Capitol Alert

Looking to California, Obama calls for expanded paid leave

President Barack Obama delivers the State of Union address before a joint session of Congress on Capitol Hill in Washington.
President Barack Obama delivers the State of Union address before a joint session of Congress on Capitol Hill in Washington. AP

President Barack Obama on Tuesday renewed his resolve to push for paid leave policies, calling on Congress to adopt legislation that has roots in California.

The president last week implored federal lawmakers as well as state and local officials to adopt legislation granting millions of workers up to seven days of paid sick leave each year.

Obama signed a presidential memorandum directing federal agencies to provide employees with up to six weeks of paid leave for parents with a new child. He also called on the Republican-led Congress to pass legislation giving federal employees another six weeks of compensated parental leave.

“Today, we’re the only advanced country on Earth that doesn’t guarantee paid sick leave or paid maternity leave to our workers,” Obama said in his State of the Union address. “And that forces too many parents to make the gut-wrenching choice between a paycheck and a sick kid at home.”

Obama said that since paid sick leave proposals won where they were on the ballot in November, he wants a vote in Washington.

“It’s the right thing to do,” he said.

California became only the second state in the nation to require paid sick days when Democratic Gov. Jerry Brown last year signed what he described as “modest” legislation. It gave workers three paid sick days a year and will apply to 6.5 million people who are not compensated when they stay home.

The bill’s author, Assemblywoman Lorena Gonzalez, D-San Diego, tweeted her excitement about the subject going national ahead of Obama’s speech. Gonzalez described paid sick leave as a “commonsense, pro-family policy whose time should’ve come long ago.”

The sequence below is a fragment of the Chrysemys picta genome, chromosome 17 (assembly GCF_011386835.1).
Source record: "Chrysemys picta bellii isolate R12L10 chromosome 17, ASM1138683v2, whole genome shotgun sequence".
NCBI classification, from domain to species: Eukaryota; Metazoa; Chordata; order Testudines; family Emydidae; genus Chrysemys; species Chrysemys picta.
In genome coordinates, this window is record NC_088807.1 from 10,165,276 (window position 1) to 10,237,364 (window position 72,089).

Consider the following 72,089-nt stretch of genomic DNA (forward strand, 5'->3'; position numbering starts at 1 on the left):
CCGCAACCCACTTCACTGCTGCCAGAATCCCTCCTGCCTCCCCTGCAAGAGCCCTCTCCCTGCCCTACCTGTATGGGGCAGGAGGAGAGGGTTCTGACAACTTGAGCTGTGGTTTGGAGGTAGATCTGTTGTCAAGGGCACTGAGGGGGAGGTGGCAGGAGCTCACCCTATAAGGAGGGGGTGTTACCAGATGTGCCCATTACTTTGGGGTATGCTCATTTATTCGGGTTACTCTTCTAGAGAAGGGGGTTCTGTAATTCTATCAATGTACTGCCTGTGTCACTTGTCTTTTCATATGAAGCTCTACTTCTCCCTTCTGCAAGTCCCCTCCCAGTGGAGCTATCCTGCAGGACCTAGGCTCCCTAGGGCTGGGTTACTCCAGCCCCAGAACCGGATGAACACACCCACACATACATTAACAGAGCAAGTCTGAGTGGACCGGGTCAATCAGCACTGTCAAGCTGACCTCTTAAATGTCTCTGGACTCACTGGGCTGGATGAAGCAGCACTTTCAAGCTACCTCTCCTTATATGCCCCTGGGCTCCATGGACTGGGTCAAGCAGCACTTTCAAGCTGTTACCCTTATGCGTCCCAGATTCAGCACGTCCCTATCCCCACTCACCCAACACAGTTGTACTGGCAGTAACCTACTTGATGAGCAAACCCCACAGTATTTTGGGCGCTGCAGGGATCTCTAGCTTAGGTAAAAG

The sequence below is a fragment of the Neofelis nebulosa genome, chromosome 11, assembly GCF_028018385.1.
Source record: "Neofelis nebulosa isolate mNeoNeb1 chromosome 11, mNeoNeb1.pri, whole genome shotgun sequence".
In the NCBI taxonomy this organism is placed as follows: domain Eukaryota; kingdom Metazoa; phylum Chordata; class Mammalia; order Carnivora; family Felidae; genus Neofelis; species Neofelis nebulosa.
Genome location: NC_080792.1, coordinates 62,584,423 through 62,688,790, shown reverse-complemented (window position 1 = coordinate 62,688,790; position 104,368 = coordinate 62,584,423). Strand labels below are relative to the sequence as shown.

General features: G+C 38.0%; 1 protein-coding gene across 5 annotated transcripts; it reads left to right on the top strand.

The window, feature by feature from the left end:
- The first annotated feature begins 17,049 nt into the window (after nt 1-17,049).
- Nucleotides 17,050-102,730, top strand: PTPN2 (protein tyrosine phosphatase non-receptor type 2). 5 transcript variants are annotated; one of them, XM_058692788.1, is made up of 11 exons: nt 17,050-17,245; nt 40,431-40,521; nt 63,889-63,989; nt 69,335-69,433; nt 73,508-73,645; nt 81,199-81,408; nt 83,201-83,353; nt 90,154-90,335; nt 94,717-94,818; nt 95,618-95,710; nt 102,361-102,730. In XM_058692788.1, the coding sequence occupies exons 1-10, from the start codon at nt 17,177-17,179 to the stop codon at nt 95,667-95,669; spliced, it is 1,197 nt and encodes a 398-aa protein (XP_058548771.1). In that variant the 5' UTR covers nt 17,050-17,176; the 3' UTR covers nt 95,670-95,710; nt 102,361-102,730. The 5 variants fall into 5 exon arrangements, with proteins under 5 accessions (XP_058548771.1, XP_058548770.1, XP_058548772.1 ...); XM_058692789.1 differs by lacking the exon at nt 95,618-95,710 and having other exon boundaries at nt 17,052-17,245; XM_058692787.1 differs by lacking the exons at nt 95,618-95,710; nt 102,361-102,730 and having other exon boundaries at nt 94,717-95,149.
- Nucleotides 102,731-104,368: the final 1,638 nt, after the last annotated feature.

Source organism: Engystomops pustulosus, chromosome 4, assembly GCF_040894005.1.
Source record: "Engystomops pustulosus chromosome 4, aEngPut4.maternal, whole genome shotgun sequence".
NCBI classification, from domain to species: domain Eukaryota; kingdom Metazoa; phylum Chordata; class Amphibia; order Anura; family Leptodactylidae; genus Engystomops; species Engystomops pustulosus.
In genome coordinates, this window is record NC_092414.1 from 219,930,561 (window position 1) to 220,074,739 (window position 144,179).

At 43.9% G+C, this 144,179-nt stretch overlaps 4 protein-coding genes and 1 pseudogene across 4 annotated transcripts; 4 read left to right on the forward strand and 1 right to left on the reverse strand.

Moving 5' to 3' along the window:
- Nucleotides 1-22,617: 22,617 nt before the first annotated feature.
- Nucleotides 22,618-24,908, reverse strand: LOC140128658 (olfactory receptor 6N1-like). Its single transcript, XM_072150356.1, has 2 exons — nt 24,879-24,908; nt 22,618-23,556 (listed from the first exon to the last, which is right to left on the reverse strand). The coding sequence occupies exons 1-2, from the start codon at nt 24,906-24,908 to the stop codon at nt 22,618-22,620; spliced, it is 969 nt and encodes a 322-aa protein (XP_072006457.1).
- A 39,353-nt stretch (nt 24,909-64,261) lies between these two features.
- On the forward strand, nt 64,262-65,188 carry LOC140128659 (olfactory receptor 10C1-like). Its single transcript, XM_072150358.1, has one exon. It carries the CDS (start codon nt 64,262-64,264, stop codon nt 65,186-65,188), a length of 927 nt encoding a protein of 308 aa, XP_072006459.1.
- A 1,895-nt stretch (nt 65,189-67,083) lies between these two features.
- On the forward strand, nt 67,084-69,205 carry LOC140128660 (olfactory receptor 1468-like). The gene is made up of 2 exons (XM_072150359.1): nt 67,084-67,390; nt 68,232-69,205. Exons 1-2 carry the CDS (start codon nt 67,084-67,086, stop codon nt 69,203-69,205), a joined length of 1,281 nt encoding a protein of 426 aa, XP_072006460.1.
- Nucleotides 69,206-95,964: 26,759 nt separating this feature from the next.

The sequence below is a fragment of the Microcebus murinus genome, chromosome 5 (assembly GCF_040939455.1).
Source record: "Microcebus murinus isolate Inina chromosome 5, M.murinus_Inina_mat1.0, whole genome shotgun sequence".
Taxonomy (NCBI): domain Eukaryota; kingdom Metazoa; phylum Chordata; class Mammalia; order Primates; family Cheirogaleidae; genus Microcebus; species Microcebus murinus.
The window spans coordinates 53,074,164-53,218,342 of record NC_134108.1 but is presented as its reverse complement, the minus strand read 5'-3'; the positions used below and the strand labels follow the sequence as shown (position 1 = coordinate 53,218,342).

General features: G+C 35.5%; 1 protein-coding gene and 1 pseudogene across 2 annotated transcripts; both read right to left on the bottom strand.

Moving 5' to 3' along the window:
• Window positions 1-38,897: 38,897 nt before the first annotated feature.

“As a working mom, being able to take a day off to care for my children when they’re sick is one of the most important benefits I’ve ever had at work,” she said Tuesday. Gonzalez recently traveled to Massachusetts to campaign for a successful ballot measure giving paid sick leave to 1 million people.

“I’m ready to help the president accomplish just that in any way possible,” she added.

Also wading into the debate was former California first lady Maria Shriver, who returned to the Capitol last year to deliver a report on women and poverty. She took to the social networking service Tuesday, tweeting “Let's get cracking ##paidfamilyleave.”

“CA leads the way!” responded Patrick W. Henning Jr., the director of the state’s Employment Development Department.

The Obama administration estimates 43 million private-sector workers go without paid sick leave. The Healthy Families Act, by Sen. Patty Murray of Washington and Rep. Rosa DeLauro of Connecticut, would grant workers seven days of paid leave to care for themselves, family or seek preventative care.

Getting traction for a national law could prove difficult. California lawmakers tried for nearly a decade to push similar legislation after San Francisco became the nation’s first locality to provide a sick leave guarantee. Until last year, each state measure died after heavy lobbying by businesses amid a sluggish economy.

California’s family leave goes back more than a decade. In 2002, then-Democratic Gov. Gray Davis signed country’s first comprehensive family leave program that provided roughly 13 million of the state’s 16 million workers with up to six weeks of partially funded leave. An original version would have provided 12 weeks, but businesses derided the bill as one of the legislative session’s worst offerings.

The law is paid for by an employee payroll tax and permits workers to use the time off to care for a new child or ailing relative. “I don't want Californians to choose between being good parents and good employees,” Davis said at the time.

In his speech, Obama said he would continue to advance economic policies he believes are crucial to improving the lives of working families. “Middle-class economics works. Expanding opportunity works,” he said.

“And these policies will continue to work, as long as politics don’t get in the way.”

Call Christopher Cadelago, Bee Capitol Bureau, (916) 326-5538. Follow him on Twitter @ccadelago

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